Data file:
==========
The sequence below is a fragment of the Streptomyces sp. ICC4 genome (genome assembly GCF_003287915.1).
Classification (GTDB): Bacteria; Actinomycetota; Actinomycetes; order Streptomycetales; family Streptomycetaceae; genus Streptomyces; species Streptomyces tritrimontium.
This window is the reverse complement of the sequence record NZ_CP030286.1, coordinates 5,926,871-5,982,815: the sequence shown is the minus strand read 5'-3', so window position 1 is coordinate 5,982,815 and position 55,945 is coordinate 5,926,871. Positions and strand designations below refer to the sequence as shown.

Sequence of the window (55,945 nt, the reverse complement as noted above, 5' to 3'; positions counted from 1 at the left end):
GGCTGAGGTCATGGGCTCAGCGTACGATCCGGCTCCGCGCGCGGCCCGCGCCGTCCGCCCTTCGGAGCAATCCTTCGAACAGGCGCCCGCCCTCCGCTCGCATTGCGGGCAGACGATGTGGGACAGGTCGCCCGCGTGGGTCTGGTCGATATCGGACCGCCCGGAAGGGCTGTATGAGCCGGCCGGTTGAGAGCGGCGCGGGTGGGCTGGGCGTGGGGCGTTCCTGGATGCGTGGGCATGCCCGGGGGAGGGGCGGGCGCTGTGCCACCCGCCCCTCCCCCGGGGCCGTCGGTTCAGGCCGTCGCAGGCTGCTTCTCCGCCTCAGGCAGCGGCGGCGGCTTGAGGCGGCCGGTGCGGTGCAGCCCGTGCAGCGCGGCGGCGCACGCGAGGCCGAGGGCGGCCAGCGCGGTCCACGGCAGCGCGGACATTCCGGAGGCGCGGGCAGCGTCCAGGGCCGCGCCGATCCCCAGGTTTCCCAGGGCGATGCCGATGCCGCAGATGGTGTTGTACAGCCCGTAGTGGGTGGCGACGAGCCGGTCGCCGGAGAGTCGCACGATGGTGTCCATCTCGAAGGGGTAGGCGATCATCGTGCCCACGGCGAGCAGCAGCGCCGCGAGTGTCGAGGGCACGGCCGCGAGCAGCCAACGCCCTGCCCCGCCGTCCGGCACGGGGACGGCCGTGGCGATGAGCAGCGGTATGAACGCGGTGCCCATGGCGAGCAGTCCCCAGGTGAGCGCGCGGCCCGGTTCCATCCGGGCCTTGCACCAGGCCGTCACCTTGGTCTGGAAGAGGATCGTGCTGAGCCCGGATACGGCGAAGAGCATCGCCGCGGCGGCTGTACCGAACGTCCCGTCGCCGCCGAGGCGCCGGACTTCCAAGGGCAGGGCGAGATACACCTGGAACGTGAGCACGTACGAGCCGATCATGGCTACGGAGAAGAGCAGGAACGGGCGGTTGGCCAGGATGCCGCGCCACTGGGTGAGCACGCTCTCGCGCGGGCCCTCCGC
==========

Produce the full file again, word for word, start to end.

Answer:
The sequence below is a fragment of the Streptomyces sp. ICC4 genome (genome assembly GCF_003287915.1).
Classification (GTDB): Bacteria; Actinomycetota; Actinomycetes; order Streptomycetales; family Streptomycetaceae; genus Streptomyces; species Streptomyces tritrimontium.
This window is the reverse complement of the sequence record NZ_CP030286.1, coordinates 5,926,871-5,982,815: the sequence shown is the minus strand read 5'-3', so window position 1 is coordinate 5,982,815 and position 55,945 is coordinate 5,926,871. Positions and strand designations below refer to the sequence as shown.

Sequence of the window (55,945 nt, the reverse complement as noted above, 5' to 3'; positions counted from 1 at the left end):
GGCTGAGGTCATGGGCTCAGCGTACGATCCGGCTCCGCGCGCGGCCCGCGCCGTCCGCCCTTCGGAGCAATCCTTCGAACAGGCGCCCGCCCTCCGCTCGCATTGCGGGCAGACGATGTGGGACAGGTCGCCCGCGTGGGTCTGGTCGATATCGGACCGCCCGGAAGGGCTGTATGAGCCGGCCGGTTGAGAGCGGCGCGGGTGGGCTGGGCGTGGGGCGTTCCTGGATGCGTGGGCATGCCCGGGGGAGGGGCGGGCGCTGTGCCACCCGCCCCTCCCCCGGGGCCGTCGGTTCAGGCCGTCGCAGGCTGCTTCTCCGCCTCAGGCAGCGGCGGCGGCTTGAGGCGGCCGGTGCGGTGCAGCCCGTGCAGCGCGGCGGCGCACGCGAGGCCGAGGGCGGCCAGCGCGGTCCACGGCAGCGCGGACATTCCGGAGGCGCGGGCAGCGTCCAGGGCCGCGCCGATCCCCAGGTTTCCCAGGGCGATGCCGATGCCGCAGATGGTGTTGTACAGCCCGTAGTGGGTGGCGACGAGCCGGTCGCCGGAGAGTCGCACGATGGTGTCCATCTCGAAGGGGTAGGCGATCATCGTGCCCACGGCGAGCAGCAGCGCCGCGAGTGTCGAGGGCACGGCCGCGAGCAGCCAACGCCCTGCCCCGCCGTCCGGCACGGGGACGGCCGTGGCGATGAGCAGCGGTATGAACGCGGTGCCCATGGCGAGCAGTCCCCAGGTGAGCGCGCGGCCCGGTTCCATCCGGGCCTTGCACCAGGCCGTCACCTTGGTCTGGAAGAGGATCGTGCTGAGCCCGGATACGGCGAAGAGCATCGCCGCGGCGGCTGTACCGAACGTCCCGTCGCCGCCGAGGCGCCGGACTTCCAAGGGCAGGGCGAGATACACCTGGAACGTGAGCACGTACGAGCCGATCATGGCTACGGAGAAGAGCAGGAACGGGCGGTTGGCCAGGATGCCGCGCCACTGGGTGAGCACGCTCTCGCGCGGGCCCTCCGC